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CDC issues new recommendations for fully vaccinated people

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New federal COVID-19 guidelines released on Monday say that it is okay now for fully vaccinated Americans to gather indoors with other vaccinated individuals without masks or social distancing.

With a small group of fully vaccinated Americans having grown since January, so have calls for new guidance for such people. Monday’s guidance from the Centers for Disease Control and Prevention (CDC) is the first for fully vaccinated people.

“With more and more people vaccinated each day, we are starting to turn a corner,” said CDC Director Dr. Rochelle Walensky at a White House COVID-19 press briefing Monday morning, announcing the new guidance.

“The recommendations issued today are just a first step,” Walensky said. “Fully vaccinated people can visit with other fully vaccinated people indoors without wearing a mask or physical distancing.”

RELATED: CDC Director: Vaccinating teachers ‘not a prerequisite’ for safely reopening schools

However, the CDC director added, it’s important for vaccinated people to “please keep wearing a well-fitting mask” in most other settings.

Along with that, the CDC is continuing to recommend that fully vaccinated individuals keep avoiding large gatherings and practicing social distancing.

Furthermore, the CDC is saying that vaccinated individuals should get tested if they notice they have symptoms possibly related to COVID-19.

Officials say a person is deemed fully vaccinated two weeks after getting the second and final dose of the Moderna or Pfizer vaccines and two weeks after receiving the single-dose Johnson & Johnson vaccine. Around 9% of Americans, which is about 30 million people, have been fully vaccinated so far with a COVID-19 vaccine authorized by the federal government, according to the CDC.

Aside from it being deemed safe for fully vaccinated people to gather indoors with others who are vaccinated, the new guidelines said that such individuals can also visit “with unvaccinated people from a single household who are at low risk for severe COVID-19 disease indoors without wearing masks or physical distancing” and refrain “from quarantine and testing following a known exposure if asymptomatic”.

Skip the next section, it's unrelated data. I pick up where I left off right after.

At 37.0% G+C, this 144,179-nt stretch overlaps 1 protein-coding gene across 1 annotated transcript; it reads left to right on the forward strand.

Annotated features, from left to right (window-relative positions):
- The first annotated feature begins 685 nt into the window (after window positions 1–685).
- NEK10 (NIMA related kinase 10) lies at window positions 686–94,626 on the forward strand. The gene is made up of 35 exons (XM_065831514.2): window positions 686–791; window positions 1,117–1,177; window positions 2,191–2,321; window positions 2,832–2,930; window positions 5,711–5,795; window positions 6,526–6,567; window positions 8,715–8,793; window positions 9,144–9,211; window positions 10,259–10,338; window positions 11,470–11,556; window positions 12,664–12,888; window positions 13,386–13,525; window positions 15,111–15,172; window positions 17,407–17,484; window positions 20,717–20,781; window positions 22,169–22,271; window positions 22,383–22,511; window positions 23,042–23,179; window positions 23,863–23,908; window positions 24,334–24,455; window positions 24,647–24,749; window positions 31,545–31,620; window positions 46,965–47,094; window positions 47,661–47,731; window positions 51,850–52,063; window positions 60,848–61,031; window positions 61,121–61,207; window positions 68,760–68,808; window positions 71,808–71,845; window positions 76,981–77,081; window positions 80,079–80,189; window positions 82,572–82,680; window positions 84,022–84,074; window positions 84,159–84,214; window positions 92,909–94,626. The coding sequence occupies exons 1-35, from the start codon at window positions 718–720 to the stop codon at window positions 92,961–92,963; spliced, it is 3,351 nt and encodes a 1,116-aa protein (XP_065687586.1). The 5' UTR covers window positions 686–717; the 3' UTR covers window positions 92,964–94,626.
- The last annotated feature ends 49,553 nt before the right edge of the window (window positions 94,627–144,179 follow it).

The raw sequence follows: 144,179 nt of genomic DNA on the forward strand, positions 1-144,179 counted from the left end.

On top of all that, the new guidance said that fully vaccinated grandparents can now visit their unvaccinated children and grandchildren, though with some caveats.

“Fully vaccinated grandparents can visit indoors with their unvaccinated healthy daughter and her healthy children without wearing masks or physical distancing, provided none of the unvaccinated family members are at risk of severe COVID-19,” the guidance said.

However, those kinds of no-mask interactions should only be limited to one unvaccinated household for safety reasons.

“Continuing the example from above, if fully vaccinated grandparents are visiting with their unvaccinated daughter and her children and the daughter’s unvaccinated neighbors also come over, the visit should then take place outdoors, wearing well-fitted masks, and maintaining physical distance (at least 6 feet),” the guidance added. “This is due to the risk the two unvaccinated households pose to one another.”

Although, Walensky said that the CDC has not updated its travel guidance yet.

“We would like to give the opportunity for vaccinated grandparents to visit their children and grandchildren who are healthy, and who are local, but our travel guidance currently has been unchanged,” the CDC director said Monday, emphasizing that “the travel corridor is a place where people are mixing a lot,” and that COVID-19 strains are circulating, both domestically and internationally.

“We’re hopeful that our next set of guidance will have more science around what vaccinated people can do, perhaps travel being among them,” Walensky also said.

You can follow Douglas Braff on Twitter @Douglas_P_Braff.

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Elections

Oklahoma passes bill banning majority of abortions from ‘moment of fertilization’

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Oklahoma’s Republican Governor Kevin Stitt signed a bill into law on Wednesday which bans virtually all abortions “from the moment of fertilization.”

“I promised Oklahomans that as governor I would sign every piece of pro-life legislation that came across my desk and I am proud to keep that promise today. From the moment life begins at conception is when we have a responsibility as human beings to do everything we can to protect that baby’s life and the life of the mother,” Stitt said in a statement. “That is what I believe and that is what the majority of Oklahomans believe.”

The state legislature first approved the bill, which goes into effect immediately, last week. It bans abortions from the moment of fertilization, except for in cases where rape or incest occurred, or where the mother’s life is in danger.

The law also allows for private citizens to sue doctors or those who participate in “producing an abortion for up to $10,000, mimicking the enforcement mechanism in Texas’s fetal heartbeat law” reports National Review.

Under the new law it is a felony offense to perform an abortion, “which will take effect in August unless a court challenge blocks it.”

 

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